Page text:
People with diabetes have two to three times the increased risk for cardiovascular disease and death as those in the general population. Cardiovascular disease also accounts for two out of every three deaths in those with diabetes.
For people with Type 2 diabetes and pre-existing heart disease, the Food and Drug Administration (FDA) recently approved a change in the prescribing information for Jardiance (generic name empagliflozin) and Victoza (liraglutide), indicating they can be used to reduce the risk of cardiovascular disease in this group. Empagliflozin received an indication to only reduce cardiac death. Liraglutide received a broader indication, including reduction of heart attack, stroke, and death.
“Until 2008, the FDA approved diabetes medications based only their effects on blood sugar and evidence that they were reasonably safe,” said Steven Nissen, MD, chair of cardiovascular medicine at the Cleveland Clinic. “Since then, they have required the performance of additional trials focusing on cardiovascular disease outcomes.”
Most of the research on cardiovascular disease onoutcomes from Type 2 diabetes medications has shown limited or no benefits for the heart. So far, these are the only two exceptions, leading to the changes in prescribing information.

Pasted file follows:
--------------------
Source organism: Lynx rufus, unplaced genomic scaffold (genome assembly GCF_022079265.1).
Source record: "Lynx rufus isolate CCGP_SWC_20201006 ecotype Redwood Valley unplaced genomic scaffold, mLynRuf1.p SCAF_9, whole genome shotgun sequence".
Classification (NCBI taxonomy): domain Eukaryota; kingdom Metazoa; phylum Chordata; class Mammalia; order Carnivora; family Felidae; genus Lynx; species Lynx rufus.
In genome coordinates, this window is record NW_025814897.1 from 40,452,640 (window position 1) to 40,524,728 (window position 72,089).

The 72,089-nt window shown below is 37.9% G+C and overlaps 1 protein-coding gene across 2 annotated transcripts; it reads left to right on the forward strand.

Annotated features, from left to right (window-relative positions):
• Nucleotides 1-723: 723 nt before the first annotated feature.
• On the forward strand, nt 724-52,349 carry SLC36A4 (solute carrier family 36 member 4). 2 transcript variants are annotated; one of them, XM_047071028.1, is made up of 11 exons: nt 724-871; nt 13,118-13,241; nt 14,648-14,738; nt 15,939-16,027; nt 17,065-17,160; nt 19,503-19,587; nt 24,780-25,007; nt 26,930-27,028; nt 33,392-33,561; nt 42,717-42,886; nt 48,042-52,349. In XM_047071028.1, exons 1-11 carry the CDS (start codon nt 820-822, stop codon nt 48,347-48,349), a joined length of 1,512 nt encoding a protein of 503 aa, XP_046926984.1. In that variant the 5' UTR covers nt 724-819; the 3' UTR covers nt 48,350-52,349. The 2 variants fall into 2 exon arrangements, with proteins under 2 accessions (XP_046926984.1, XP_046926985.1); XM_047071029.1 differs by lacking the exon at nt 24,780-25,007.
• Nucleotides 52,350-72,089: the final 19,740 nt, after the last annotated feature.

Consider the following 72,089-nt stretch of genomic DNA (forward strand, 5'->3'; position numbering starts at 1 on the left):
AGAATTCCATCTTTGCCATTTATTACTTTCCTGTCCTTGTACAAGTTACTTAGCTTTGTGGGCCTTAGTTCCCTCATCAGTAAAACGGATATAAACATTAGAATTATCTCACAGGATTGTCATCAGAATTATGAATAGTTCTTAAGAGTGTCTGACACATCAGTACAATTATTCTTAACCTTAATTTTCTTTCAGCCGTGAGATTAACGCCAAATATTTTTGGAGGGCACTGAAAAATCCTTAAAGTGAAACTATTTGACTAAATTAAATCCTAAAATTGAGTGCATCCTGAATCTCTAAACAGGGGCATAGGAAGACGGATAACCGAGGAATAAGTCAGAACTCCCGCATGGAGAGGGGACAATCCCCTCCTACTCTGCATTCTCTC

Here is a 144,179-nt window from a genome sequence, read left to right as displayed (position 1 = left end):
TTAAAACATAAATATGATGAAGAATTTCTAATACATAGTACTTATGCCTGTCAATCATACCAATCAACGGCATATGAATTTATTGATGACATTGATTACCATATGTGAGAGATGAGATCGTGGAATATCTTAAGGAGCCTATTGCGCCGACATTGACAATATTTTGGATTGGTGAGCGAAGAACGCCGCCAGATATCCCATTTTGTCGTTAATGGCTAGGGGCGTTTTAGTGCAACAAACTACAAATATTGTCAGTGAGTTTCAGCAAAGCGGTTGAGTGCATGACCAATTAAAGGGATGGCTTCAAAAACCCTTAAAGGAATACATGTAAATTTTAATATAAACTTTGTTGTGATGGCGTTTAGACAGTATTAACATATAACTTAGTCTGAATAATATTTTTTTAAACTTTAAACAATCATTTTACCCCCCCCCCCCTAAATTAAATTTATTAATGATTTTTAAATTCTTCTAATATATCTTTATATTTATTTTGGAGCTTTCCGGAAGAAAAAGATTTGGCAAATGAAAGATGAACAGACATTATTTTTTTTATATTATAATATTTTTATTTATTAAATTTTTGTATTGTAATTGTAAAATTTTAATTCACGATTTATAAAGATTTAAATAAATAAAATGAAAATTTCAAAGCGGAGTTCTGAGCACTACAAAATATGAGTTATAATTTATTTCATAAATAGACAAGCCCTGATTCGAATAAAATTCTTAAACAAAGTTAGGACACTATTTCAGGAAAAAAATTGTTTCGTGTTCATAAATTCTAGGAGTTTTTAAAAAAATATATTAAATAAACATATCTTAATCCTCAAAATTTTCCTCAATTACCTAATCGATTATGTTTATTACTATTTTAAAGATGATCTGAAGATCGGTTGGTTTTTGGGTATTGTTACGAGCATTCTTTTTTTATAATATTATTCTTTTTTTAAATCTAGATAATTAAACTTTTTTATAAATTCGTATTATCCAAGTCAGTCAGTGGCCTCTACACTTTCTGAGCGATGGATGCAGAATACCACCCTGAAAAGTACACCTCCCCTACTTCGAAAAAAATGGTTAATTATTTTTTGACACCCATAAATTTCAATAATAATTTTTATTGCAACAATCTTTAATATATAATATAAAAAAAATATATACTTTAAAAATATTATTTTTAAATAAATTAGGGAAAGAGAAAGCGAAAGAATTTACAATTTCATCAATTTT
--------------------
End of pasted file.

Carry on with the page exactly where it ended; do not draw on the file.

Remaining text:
“The FDA staff and their committees thought that the evidence was sufficiently robust to warrant a label claim,” said Nissen. “From the point of view of the patients, this is a big deal because it means after decades of drug development, we have drugs for diabetes that not only lower blood sugar but also reduce cardiovascular morbidity and, in some cases, death.”
It is important to note that the label indication affects only a very specific group of people — those with diabetes and current heart disease. The FDA did not address whether these medications help reduce heart complications in those who have risk factors but no known cardiovascular disease.
These decisions were based on the results of the EMPA-REG OUTCOME study for empagliflozin and the LEADER trial for liraglutide. In both cases, only those with Type 2 diabetes and cardiovascular disease were included. The medications were added to the treatment regimens that those in the study were already being prescribed.
The LEADER trial showed a 13% reduction in the composite of death, non-fatal heart attacks, and non-fatal stroke when compared to placebo. EMPA-REG OUTCOME study found that empagliflozin prevented one in three cardiovascular-related deaths and significantly reduced hospitalization in patients with diabetes who had established heart disease.
“At present, the evidence only supports a label indication for those with Type 2 diabetes who are already diagnosed with cardiovascular disease,” said Nathan D. Wong, PhD, director of the Heart Disease Prevention Program at the University of California, Irvine, and past president of the American Society for Preventive Cardiology. “What it means is if you have both, adding one of these medications on top of current therapy can further lower your risks of future cardiovascular events.”